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  #25  
Old 05-12-2017, 10:05 AM
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Quote:
Originally Posted by del View Post
...Plumbing "roughed in" to right side. Left and rear tomorrow

Dave - Thx for the shoulder tab tip. About the electrical connection for the PV...I don't think we talked about that or best way to handle the vacuum connection?
Plumbing for the calipers simply goes from the two 'front' ports on the combination valve to the hose clips. Done!

Plumbing for the rear is a bit easier because there is only one line. It starts at the valve and ends at the hose clip above the rear diff.

I thought we discussed whether you got the electrical pigtail (included in the shipment from PJack). The electrical is simple. The valve grounds the wire when there is a fault. So, I use a 'flashing' LED. The wires start with power (from anywhere because it's rarely ever on), it continues through the LED legs and the wire ends at the prop valve pigtail. If the valve spool ever shifts to either side, the LED shines. That's all there is.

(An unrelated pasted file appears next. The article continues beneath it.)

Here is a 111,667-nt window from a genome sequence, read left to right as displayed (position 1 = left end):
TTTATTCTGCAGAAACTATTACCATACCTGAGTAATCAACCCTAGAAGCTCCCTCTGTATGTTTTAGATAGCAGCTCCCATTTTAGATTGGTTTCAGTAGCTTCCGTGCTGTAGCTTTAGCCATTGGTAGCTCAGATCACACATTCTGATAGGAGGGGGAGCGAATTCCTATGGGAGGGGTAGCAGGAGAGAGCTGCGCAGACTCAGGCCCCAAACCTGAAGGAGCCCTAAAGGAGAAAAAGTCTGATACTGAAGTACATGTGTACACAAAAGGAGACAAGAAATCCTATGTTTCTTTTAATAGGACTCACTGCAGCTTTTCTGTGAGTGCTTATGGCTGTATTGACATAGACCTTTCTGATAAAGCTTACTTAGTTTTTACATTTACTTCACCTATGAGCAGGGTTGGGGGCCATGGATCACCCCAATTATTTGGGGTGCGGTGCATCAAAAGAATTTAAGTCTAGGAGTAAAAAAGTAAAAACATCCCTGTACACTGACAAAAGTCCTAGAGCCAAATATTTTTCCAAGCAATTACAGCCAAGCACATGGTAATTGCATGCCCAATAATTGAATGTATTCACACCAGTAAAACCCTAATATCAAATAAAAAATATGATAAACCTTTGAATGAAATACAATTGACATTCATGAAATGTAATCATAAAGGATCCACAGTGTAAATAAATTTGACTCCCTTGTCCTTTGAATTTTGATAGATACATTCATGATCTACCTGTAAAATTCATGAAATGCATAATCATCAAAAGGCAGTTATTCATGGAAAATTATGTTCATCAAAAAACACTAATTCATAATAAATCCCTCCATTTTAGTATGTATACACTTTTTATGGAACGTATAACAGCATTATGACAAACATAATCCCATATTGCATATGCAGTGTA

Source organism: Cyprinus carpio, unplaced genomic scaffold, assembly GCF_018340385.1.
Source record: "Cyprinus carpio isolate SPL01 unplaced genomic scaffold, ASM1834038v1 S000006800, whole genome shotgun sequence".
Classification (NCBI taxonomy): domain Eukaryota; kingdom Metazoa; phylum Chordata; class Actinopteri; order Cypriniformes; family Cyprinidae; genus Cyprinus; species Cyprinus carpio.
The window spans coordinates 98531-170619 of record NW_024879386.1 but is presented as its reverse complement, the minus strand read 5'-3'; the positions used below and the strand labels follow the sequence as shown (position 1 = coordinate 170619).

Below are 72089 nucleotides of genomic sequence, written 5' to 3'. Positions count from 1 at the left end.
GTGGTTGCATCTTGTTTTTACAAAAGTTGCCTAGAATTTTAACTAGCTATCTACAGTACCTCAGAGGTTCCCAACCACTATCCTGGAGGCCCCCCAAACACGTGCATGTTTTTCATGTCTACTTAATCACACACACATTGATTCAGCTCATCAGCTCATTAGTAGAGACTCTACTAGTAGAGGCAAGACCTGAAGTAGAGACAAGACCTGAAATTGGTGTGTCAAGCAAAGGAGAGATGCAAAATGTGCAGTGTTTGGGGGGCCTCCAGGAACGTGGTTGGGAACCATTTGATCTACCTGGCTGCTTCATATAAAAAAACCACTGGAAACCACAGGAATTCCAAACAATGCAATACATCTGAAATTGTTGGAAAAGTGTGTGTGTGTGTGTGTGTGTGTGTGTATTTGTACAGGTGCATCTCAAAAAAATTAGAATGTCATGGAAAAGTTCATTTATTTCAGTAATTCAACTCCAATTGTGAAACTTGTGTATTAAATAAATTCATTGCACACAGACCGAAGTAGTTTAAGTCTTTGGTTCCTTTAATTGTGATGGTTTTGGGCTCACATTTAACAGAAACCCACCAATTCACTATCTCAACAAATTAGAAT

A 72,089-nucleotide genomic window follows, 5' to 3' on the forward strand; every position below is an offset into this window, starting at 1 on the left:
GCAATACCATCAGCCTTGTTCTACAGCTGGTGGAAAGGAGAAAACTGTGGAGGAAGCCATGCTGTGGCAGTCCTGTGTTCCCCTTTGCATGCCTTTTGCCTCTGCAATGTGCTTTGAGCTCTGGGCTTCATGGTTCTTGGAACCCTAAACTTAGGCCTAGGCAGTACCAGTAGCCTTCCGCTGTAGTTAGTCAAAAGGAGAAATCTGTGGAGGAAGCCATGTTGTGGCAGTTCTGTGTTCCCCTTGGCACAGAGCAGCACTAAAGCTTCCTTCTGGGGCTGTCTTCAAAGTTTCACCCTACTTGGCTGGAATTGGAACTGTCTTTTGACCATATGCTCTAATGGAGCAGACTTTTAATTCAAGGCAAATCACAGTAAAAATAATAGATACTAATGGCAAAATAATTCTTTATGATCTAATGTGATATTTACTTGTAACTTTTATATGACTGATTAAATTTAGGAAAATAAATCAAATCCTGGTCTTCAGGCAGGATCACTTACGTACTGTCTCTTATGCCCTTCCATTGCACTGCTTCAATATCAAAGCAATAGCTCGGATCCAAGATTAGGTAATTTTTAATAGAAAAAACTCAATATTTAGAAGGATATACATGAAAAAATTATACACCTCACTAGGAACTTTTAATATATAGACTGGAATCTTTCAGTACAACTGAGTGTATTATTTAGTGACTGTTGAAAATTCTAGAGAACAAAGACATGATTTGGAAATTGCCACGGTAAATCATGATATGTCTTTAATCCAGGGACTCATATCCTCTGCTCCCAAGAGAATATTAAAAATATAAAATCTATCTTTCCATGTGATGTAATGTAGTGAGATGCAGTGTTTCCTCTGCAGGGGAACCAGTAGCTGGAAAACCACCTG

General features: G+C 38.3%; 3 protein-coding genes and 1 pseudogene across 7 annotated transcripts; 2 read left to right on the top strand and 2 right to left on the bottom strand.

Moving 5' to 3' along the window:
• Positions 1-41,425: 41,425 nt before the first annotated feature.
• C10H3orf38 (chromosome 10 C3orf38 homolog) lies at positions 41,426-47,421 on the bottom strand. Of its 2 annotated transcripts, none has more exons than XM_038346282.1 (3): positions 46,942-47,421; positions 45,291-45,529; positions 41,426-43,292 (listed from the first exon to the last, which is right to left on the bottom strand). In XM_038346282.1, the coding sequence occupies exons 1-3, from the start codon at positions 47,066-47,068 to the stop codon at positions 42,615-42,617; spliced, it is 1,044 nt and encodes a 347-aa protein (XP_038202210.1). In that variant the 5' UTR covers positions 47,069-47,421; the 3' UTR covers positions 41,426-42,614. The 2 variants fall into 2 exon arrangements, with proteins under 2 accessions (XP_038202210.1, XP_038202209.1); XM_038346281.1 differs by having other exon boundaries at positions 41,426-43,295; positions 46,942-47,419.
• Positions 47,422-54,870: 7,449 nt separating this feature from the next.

The vacuum hose simply starts at the check valve on your booster, it crosses over to your engine and connects to the vacuum line that's already there. If your original vacuum hose is old, replace it.

I consider the work at the wheels and running tubing, easier than doing the firewall bracket and booster adjustment.

When you install your upper bumper, wait until the 'A' arm is installed and the car is on its wheels. If you try putting the bumper in first, the bumper will interfere with the upper ball joint because the suspension is hanging. Do not tighten the 'A' arm bushing bolts until the car is on its wheels.

Questions? - Dave
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  #26  
Old 05-12-2017, 11:17 AM
RustyNCa RustyNCa is offline